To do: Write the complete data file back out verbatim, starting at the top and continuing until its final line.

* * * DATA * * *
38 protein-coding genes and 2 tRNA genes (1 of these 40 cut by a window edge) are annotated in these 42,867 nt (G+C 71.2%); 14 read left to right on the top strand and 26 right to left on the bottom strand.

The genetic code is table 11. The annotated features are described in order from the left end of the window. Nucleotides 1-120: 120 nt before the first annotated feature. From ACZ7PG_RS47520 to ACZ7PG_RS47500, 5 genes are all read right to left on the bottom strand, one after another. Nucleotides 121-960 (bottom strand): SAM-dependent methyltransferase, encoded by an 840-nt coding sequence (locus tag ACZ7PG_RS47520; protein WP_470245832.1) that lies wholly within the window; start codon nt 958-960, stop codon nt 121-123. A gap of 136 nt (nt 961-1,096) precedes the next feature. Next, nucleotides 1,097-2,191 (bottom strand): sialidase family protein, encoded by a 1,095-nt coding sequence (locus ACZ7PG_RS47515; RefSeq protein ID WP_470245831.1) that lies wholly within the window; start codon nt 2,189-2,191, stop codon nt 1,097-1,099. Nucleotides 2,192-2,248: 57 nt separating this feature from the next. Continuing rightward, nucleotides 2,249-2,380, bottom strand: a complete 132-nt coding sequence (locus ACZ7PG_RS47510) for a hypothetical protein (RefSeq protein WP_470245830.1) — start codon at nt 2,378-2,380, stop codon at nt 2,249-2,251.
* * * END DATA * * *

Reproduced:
38 protein-coding genes and 2 tRNA genes (1 of these 40 cut by a window edge) are annotated in these 42,867 nt (G+C 71.2%); 14 read left to right on the top strand and 26 right to left on the bottom strand.

The genetic code is table 11. The annotated features are described in order from the left end of the window. Nucleotides 1-120: 120 nt before the first annotated feature. From ACZ7PG_RS47520 to ACZ7PG_RS47500, 5 genes are all read right to left on the bottom strand, one after another. Nucleotides 121-960 (bottom strand): SAM-dependent methyltransferase, encoded by an 840-nt coding sequence (locus tag ACZ7PG_RS47520; protein WP_470245832.1) that lies wholly within the window; start codon nt 958-960, stop codon nt 121-123. A gap of 136 nt (nt 961-1,096) precedes the next feature. Next, nucleotides 1,097-2,191 (bottom strand): sialidase family protein, encoded by a 1,095-nt coding sequence (locus ACZ7PG_RS47515; RefSeq protein ID WP_470245831.1) that lies wholly within the window; start codon nt 2,189-2,191, stop codon nt 1,097-1,099. Nucleotides 2,192-2,248: 57 nt separating this feature from the next. Continuing rightward, nucleotides 2,249-2,380, bottom strand: a complete 132-nt coding sequence (locus ACZ7PG_RS47510) for a hypothetical protein (RefSeq protein WP_470245830.1) — start codon at nt 2,378-2,380, stop codon at nt 2,249-2,251.